Sethe's spiritual suffering is significant and it, too, must be addressed if any type of healing is to occur. This involves remembering, which is perhaps one of the most difficult things anyone in emotional pain can do. Memory and history is important and while Morrison writes, "This is not a story to pass on," she is not indicating anyone should forget the past. Angela Simpson notes that Morrison feels a need is to "correct the misleading information and truthfully, even painfully, represent the past for the common good" (Simpson). The mere writing of the novel suggests the importance of the past and Beloved, Sethe, Paul D., and Denver "represent the exorbitant price paid by those who survived slavery as well as the price paid by those whose history was blocked " (Simpson). Nothing should be forgotten because it did happen and it demonstrates the significance of healing from such traumatic experiences. Simpson writes, "By allowing the truth about the past to resurface, Sethe and Toni Morrison bring about the possibility for healing. Morrison creates a parable for twentieth-century readers and serves as a medium so that we will not 'pass' on the experience" (Simpson). Kristin Boudreau states that Beloved "presents an alternative to self-development that does not necessitate suffering" (Boudreau). Pain does not have to shape us, she writes. She goes on to say, "Suffering, as Beloved seems to cry in repeated anguished moments, unmakes the self and calls violent attention to the practice of making and unmaking selves" (Boudreau). This recognition is essential to overcome spiritual pain and move forward. Boudreau writes, "The most pain can do, as the novel suggests, is call attention to the violent and necessary process whereby self is constructed by other" (Boudreau). With this in mind, we see the characters as complete characters, not defined by pain but the overcoming of it. In this way, we can see how Sethe tried to cope with the spiritual pain of slavery through killing her baby. She was dealing with the pain in the best way she knew how. In her mind, she was stopping the pain from spreading throughout more generations.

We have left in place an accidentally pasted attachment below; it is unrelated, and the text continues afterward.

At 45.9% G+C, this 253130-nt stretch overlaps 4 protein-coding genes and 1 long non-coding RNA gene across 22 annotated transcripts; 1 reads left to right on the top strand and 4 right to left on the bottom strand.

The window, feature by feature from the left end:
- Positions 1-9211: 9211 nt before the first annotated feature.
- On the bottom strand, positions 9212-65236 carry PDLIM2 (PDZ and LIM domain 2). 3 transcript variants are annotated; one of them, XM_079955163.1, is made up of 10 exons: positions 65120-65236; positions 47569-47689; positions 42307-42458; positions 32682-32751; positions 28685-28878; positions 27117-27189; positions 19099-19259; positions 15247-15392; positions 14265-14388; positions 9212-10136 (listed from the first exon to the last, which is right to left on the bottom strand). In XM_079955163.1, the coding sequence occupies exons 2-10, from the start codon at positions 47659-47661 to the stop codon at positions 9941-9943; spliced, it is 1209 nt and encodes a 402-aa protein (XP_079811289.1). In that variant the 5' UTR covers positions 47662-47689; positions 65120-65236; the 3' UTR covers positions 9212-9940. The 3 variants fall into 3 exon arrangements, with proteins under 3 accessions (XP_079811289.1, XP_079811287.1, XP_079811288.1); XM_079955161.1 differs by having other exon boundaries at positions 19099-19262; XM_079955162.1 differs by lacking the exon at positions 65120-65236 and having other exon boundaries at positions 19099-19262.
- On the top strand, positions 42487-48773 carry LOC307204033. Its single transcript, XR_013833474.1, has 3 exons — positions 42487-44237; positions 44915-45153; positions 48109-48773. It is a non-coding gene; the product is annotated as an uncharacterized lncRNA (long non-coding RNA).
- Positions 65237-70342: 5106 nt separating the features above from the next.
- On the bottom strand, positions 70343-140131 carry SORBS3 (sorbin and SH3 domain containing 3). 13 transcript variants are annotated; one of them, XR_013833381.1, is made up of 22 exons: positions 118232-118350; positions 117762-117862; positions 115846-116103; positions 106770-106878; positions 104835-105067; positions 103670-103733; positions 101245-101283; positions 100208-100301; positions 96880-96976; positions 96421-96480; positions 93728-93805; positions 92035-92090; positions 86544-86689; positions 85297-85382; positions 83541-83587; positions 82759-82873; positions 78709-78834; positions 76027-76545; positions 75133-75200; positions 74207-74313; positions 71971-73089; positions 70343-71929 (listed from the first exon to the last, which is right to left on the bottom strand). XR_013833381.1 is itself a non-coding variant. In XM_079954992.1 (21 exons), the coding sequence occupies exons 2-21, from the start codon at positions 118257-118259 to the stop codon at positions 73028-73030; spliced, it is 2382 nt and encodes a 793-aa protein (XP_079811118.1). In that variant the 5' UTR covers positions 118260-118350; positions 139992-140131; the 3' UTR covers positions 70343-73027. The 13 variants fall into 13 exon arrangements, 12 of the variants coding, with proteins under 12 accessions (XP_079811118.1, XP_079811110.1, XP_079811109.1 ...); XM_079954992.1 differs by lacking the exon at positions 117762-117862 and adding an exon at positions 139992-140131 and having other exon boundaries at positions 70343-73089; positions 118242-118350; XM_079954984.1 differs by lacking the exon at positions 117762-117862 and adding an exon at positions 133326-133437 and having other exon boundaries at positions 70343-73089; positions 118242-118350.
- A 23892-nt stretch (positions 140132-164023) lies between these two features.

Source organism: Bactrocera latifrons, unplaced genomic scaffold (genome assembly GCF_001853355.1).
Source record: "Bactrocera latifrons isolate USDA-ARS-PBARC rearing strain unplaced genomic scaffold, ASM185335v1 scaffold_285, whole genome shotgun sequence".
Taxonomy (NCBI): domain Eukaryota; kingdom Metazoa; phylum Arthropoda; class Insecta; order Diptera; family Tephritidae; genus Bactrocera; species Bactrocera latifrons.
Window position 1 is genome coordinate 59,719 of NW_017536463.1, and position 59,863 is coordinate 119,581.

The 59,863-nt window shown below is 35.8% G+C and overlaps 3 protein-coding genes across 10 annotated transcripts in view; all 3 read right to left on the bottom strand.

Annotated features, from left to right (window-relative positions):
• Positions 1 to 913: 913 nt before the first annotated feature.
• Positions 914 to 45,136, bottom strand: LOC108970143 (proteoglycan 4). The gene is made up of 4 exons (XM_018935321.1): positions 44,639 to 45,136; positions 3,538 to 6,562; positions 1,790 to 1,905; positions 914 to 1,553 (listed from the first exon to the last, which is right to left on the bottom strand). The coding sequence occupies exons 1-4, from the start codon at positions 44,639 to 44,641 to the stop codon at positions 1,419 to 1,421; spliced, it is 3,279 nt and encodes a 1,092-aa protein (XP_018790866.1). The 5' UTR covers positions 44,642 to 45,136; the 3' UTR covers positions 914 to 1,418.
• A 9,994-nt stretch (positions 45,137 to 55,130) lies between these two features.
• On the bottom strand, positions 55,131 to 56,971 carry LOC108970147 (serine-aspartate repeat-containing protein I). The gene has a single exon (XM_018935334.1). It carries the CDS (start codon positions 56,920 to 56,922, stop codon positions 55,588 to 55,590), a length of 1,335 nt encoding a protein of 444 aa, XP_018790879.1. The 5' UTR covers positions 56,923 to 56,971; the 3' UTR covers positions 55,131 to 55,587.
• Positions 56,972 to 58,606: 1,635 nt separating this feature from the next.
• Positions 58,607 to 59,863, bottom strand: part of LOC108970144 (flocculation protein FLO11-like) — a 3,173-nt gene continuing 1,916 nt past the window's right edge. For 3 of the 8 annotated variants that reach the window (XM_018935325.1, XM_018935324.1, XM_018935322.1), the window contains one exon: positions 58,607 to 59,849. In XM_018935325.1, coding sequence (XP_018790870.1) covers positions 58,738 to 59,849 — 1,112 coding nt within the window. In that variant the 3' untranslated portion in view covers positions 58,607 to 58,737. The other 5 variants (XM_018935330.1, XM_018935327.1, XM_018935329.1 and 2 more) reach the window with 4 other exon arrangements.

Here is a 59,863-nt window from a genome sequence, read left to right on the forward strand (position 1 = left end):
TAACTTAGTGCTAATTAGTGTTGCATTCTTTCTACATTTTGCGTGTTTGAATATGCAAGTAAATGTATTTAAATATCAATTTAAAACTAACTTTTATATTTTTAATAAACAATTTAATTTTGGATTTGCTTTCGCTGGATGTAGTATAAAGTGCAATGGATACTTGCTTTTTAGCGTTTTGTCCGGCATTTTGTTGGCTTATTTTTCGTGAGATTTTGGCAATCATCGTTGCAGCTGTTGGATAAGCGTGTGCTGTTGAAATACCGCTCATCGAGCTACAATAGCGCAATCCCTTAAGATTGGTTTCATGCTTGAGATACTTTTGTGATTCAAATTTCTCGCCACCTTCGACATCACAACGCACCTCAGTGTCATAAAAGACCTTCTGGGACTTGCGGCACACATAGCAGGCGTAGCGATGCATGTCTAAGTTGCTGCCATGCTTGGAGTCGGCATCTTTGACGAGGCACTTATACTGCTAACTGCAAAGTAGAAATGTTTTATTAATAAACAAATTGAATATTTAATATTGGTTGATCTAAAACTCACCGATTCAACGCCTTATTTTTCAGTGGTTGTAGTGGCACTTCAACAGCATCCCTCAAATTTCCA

Physical pain and suffering is sometimes easier to cope with than mental or spiritual because the body can heal itself if it is treated well. Physical wounds need time and there is no xxx involved with them. Beloved's presence eventually takes a toll on Sethe physically. Her body withers away. We read, Beloved "whined for sweets although she was getting bigger, plumper by the day…[She] never got enough of anything: lullabies, new stitches, the bottom of the cake bowl, the top of the milk. If the hen had only two eggs, she got both" (Morrison 240). Beloved's hunger for the past parallels her physical hunger; she consumes lullabies as well as eggs. We read, "Beloved ate up her [Sethe's] life, took it, swelled with it, grew taller on it" (250). Sethe's body shrinks and as Paul D. comments, her love for Beloved becomes "too thick" (164). As Sethe wastes away, she relives the history of slavery that she wants so desperately wants to escape. This history is filled with millions wasting away just like Sethe. This physical decline must be realized, confronted, and conquered for Sethe to move forward with her life.

Morrison's Beloved is a portrait of Sethe's mental, spiritual, and physical journey. Through her experiences we begin to understand the pressure involved with being a slave. To be owned by another person is perhaps the most dehumanizing thing known to mankind. In this kind of situation, hope is… [END OF PREVIEW]